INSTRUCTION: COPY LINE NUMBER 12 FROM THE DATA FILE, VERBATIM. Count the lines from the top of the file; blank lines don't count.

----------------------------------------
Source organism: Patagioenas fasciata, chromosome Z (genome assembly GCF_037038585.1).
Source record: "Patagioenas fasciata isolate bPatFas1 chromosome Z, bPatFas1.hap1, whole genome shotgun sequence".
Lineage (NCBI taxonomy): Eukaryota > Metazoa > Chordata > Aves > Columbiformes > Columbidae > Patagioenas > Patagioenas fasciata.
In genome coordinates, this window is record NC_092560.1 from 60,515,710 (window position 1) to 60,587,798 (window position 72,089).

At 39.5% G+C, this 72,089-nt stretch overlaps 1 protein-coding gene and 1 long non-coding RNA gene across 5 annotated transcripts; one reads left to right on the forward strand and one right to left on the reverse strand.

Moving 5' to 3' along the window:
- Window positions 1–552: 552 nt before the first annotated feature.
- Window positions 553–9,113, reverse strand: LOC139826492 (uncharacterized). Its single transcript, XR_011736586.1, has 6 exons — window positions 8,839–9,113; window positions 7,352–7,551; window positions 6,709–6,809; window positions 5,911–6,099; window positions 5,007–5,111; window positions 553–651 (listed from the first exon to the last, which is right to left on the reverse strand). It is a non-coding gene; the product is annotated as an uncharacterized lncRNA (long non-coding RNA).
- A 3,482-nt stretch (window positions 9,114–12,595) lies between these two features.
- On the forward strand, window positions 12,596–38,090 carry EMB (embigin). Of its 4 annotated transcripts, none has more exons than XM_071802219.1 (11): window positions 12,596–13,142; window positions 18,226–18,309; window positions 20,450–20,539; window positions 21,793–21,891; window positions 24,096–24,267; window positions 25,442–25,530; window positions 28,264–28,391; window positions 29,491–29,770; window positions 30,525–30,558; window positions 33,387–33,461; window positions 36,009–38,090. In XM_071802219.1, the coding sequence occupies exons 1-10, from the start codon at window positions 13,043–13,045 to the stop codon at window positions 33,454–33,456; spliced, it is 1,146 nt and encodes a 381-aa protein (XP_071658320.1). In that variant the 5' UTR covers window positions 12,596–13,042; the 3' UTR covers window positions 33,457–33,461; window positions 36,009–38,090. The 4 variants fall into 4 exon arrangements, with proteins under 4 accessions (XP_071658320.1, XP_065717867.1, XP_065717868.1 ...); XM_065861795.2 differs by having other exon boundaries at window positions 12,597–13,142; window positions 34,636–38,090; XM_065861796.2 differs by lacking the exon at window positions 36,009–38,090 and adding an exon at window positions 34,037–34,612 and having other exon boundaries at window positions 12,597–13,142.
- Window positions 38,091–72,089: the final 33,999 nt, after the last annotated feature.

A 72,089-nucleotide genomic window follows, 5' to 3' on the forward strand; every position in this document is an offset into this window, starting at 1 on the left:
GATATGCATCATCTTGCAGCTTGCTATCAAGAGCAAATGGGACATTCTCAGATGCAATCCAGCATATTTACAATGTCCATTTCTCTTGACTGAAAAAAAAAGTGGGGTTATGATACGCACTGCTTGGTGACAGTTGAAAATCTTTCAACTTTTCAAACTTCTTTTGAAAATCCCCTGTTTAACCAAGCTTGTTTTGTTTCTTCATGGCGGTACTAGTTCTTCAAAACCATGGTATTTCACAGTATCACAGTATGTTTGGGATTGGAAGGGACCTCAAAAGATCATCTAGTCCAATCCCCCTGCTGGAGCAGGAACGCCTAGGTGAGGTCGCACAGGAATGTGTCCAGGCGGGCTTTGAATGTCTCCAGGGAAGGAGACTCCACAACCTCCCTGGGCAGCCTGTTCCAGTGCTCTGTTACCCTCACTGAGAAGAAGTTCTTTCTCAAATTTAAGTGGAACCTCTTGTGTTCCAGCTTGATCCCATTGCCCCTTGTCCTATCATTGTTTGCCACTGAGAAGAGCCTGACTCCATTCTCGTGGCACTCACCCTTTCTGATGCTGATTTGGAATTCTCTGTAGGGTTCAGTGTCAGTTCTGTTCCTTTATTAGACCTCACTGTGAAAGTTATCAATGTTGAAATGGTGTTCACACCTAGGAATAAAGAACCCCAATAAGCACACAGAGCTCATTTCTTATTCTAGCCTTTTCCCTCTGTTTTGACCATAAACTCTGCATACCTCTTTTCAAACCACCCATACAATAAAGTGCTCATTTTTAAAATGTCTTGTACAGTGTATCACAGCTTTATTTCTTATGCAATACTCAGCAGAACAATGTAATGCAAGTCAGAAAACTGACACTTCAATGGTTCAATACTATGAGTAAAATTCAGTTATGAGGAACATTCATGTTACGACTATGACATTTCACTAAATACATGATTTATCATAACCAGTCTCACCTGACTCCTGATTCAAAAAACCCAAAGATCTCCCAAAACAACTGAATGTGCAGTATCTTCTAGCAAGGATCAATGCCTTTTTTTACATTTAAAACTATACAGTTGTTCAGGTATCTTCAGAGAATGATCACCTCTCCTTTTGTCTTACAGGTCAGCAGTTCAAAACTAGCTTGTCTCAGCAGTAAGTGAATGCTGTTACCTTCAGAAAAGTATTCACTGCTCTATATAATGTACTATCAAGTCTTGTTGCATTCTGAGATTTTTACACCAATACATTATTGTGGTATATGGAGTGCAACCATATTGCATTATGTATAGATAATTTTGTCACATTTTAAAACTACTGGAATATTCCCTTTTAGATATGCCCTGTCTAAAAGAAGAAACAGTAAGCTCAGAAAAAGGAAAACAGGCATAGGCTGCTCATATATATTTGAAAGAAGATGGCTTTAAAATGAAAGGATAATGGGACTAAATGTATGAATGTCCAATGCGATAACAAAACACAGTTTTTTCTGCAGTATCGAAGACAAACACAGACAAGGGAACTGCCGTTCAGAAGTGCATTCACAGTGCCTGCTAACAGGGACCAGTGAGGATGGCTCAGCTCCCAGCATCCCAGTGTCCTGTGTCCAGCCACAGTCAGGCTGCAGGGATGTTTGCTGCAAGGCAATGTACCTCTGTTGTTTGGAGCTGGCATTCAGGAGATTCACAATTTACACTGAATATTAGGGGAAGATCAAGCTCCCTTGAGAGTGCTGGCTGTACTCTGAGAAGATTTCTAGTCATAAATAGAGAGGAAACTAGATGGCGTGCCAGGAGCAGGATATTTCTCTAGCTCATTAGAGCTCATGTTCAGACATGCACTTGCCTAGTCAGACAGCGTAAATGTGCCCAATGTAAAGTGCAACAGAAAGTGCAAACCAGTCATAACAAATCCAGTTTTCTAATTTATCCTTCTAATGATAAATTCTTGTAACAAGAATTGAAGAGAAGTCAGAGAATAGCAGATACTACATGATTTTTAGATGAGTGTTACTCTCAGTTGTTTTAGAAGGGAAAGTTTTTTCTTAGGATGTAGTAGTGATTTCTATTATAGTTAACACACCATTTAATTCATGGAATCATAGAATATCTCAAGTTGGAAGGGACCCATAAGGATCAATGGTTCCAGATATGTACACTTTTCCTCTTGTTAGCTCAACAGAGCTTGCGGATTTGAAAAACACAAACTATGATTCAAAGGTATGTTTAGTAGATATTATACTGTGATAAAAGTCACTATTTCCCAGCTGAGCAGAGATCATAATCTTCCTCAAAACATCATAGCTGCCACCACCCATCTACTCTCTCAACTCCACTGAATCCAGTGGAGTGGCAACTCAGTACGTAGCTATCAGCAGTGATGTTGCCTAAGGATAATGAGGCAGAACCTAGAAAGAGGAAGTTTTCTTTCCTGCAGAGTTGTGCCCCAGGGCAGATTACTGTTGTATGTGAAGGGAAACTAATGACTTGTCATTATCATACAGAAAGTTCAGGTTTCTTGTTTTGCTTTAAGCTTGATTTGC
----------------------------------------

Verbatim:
A 72,089-nucleotide genomic window follows, 5' to 3' on the forward strand; every position in this document is an offset into this window, starting at 1 on the left: